by Ilene Strizver
Some of today’s most popular typefaces are scripts. Generally speaking, scripts are derived from handwriting or calligraphy and are more fluid than traditional text faces. Scripts offer a wide variety of moods and characteristics, ranging from formal to casual. When used appropriately, a script face can add the perfect touch to a project.
Keeping it Formal
Formal scripts are very fluid and graceful, and often have connecting strokes. They are appropriate when an elegant, stately look is desired.
Formal scripts are commonly used for invitations, announcements, and decorative initial letters, where their elegant look can go a long way towards setting a sophisticated tone. Use them for headlines and other brief applications; longer blocks of small text set in formal script are usually not very readable. TIP: Most script typefaces should never be set in all caps. The elaborate design of script capitals make them difficult to read, and their spacing is designed to work with adjacent lowercase letters.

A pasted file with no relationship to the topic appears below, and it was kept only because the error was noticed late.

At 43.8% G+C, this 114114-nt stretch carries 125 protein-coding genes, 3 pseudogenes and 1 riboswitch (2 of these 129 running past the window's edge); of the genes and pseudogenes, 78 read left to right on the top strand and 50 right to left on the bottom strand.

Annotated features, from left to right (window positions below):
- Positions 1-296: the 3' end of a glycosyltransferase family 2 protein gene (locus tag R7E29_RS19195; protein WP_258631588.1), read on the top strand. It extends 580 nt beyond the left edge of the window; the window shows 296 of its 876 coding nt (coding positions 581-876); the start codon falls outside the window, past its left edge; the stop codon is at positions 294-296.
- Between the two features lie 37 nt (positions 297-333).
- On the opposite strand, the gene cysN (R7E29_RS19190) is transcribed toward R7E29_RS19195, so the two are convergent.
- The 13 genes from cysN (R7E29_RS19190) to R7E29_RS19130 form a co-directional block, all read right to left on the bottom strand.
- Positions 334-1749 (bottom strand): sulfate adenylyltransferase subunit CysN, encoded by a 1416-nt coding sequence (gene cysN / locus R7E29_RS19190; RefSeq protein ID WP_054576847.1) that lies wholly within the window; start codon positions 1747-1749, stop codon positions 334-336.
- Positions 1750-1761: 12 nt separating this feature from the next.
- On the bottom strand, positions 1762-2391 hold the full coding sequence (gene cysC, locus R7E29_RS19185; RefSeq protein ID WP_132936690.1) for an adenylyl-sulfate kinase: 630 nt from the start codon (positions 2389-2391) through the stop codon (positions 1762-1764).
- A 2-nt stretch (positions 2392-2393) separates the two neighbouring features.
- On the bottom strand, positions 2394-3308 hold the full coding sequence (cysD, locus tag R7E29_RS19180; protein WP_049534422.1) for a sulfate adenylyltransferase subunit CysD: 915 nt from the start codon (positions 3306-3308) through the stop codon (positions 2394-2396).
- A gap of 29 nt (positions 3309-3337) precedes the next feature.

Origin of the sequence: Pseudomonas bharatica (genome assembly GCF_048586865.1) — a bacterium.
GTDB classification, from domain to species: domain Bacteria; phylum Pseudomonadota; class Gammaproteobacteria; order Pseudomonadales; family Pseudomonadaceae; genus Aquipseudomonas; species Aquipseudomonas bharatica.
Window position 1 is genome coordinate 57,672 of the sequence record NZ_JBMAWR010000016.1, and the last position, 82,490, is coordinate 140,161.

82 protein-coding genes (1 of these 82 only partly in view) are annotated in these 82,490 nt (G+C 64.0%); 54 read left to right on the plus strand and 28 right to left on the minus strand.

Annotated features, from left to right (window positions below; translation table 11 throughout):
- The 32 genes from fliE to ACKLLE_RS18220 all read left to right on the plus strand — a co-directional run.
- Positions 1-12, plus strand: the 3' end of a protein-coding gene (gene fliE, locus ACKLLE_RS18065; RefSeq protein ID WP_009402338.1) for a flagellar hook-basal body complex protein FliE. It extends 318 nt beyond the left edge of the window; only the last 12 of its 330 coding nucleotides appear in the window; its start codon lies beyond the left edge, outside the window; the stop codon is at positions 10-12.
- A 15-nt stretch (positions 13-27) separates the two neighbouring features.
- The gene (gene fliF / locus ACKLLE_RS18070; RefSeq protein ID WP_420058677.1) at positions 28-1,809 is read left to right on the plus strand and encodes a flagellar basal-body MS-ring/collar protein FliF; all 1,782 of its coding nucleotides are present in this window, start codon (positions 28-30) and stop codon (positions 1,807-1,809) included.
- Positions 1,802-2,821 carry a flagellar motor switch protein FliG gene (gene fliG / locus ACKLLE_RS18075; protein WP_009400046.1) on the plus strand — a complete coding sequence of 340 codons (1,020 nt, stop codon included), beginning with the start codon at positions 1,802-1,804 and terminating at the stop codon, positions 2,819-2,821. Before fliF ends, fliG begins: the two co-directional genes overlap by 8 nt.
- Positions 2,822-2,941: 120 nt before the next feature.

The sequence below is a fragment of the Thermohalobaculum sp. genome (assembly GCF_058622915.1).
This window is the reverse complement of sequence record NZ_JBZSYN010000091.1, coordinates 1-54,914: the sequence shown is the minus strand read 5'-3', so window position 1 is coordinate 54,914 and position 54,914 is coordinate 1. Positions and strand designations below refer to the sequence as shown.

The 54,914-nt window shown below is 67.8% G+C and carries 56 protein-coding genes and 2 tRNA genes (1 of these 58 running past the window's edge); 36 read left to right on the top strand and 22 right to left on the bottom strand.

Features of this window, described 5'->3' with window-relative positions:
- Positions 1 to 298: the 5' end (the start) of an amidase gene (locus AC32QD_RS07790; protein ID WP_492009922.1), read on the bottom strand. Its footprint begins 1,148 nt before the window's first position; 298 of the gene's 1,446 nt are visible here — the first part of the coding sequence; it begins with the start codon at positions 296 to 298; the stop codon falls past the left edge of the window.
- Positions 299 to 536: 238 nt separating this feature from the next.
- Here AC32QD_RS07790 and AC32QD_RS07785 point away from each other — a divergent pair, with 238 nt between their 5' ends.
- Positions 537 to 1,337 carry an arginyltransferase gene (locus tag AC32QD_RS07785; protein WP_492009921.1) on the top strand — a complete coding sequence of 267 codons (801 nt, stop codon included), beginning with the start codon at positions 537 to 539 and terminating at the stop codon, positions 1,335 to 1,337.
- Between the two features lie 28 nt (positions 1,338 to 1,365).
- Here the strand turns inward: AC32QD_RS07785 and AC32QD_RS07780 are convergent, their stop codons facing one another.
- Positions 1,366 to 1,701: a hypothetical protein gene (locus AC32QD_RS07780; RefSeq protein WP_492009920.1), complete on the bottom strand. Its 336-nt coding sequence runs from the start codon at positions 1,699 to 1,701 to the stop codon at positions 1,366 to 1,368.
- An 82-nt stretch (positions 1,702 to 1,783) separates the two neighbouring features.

Casual scripts are meant to look friendly and loose, as though quickly drawn with a pen, brush, or similar writing instrument. Their strokes can be connected or not, and the mood conveyed tends to be warm, personal and relaxed. Casual scripts are often used for ads, brochures, and anything that requires an intimate, informal look.
Due to their popularity, the number of fonts in this category has swelled tremendously in the last several years. Before choosing a casual script, look the font over carefully and check the legibility of both the caps and lowercase. These fonts are fun and effective when appropriate for the job at hand: use them only when their strong personality helps to communicate (rather than contradict) your message.
* To learn more about other kinds of scripts, see the next installation of fy(t)i.
- Editor’s Note:Ilene Strizver, founder of The Type Studio, is a typographic consultant, designer and writer specializing in all aspects of typographic communication. She conducts Gourmet Typography workshops internationally. Read more about typography in her latest literary effort, Type Rules! The designer's guide to professional typography, 4th edition, published by Wiley & Sons, Inc. This article was commissioned and approved by Monotype Imaging Inc.